The programmers met in Thailand this week to form a working group aimed at developing an open-source system to challenge the dominance of Microsoft on server computers.
While Linux is making some headway in the region, a recent survey by research firm IDC revealed more than 50 percent of Asian servers still run some flavor of Microsoft Windows. Although installed on only 6 percent of Asia-Pacific servers, Linux enjoyed the highest growth rate last year, more than double that of Unix.
The as-yet-unnamed pro-Linux group hopes to develop a secure, stable and affordable open-source alternative through extensive online collaboration, according to the Japanese daily Nihon Keizai Shimbun.
The group comprises members from countries around the Asia-Pacific region, such as Korea, China and Japan, and includes representatives from universities and regional companies like Sharp and Toshiba.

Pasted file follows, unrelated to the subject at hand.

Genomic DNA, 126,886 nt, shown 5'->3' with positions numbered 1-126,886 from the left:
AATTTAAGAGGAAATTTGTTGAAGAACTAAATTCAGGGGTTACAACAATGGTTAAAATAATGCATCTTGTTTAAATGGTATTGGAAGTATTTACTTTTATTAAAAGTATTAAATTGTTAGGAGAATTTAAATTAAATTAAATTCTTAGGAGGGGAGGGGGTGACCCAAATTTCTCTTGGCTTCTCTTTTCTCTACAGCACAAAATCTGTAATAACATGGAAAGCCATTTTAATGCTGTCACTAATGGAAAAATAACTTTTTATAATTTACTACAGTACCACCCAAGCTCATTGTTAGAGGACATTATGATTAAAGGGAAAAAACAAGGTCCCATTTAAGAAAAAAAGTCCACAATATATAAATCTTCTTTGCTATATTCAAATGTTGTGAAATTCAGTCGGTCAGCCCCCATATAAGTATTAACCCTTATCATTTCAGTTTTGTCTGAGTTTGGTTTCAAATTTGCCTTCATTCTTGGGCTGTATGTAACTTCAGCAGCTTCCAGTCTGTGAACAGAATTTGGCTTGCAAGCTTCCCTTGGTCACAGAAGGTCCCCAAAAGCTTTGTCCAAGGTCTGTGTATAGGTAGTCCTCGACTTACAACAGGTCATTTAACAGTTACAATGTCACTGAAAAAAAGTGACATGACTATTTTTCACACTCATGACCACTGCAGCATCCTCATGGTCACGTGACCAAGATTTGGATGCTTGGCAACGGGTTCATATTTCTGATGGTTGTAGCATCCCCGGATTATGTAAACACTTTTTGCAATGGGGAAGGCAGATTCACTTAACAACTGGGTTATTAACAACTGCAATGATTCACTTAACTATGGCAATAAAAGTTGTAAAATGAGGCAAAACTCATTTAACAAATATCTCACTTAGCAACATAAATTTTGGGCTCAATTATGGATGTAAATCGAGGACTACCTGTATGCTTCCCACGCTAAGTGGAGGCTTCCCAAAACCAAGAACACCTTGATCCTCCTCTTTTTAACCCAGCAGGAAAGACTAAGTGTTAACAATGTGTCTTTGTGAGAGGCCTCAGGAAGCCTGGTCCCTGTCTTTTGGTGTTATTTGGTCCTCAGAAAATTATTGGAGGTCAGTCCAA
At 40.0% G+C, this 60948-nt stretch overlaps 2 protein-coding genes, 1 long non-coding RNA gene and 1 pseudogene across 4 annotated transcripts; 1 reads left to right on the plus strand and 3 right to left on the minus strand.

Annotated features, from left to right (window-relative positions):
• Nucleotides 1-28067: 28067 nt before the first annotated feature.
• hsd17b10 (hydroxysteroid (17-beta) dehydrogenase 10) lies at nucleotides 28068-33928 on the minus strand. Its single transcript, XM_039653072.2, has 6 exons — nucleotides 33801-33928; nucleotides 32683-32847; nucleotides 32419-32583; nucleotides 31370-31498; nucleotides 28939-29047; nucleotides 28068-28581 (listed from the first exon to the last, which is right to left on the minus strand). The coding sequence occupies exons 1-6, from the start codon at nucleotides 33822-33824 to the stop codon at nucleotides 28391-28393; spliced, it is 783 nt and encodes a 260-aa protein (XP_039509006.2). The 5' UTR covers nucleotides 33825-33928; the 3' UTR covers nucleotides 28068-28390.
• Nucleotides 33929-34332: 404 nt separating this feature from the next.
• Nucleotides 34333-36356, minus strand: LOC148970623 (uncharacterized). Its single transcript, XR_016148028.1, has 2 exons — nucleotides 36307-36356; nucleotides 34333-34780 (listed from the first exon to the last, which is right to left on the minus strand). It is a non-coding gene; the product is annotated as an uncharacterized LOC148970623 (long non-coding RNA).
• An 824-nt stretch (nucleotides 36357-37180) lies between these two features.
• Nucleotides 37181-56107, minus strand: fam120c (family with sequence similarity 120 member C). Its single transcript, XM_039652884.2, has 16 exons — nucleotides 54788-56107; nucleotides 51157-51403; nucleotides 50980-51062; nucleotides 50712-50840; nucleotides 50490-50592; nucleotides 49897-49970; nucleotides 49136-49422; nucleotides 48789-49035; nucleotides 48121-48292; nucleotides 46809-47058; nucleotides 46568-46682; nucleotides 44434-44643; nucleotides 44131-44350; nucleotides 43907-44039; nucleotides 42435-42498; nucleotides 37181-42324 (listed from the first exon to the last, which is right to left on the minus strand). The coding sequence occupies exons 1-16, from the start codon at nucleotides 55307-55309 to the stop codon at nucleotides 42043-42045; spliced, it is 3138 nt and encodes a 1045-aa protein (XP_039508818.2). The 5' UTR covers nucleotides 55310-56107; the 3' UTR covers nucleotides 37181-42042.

Though this is not the first attempt in Asia to build a new version of Linux, it is possibly the first to involve Asia-Pacific cross-border cooperation.
Governments in the region have heightened their focus on open-source software in a bid to lower operating costs and to maintain national security.
China for example, has produced its own version of Linux, Red Flag Linux, as well as its own office productivity suite, RedOffice, which go head-to-head with Microsoft's Windows and Office packages.
The mounting pressure has recently forced Microsoft to disclose its closely guarded Windows source code to theand Taiwanese governments as part of the company?s government security program.
CNETAsia's Winston Chai reported from Singapore.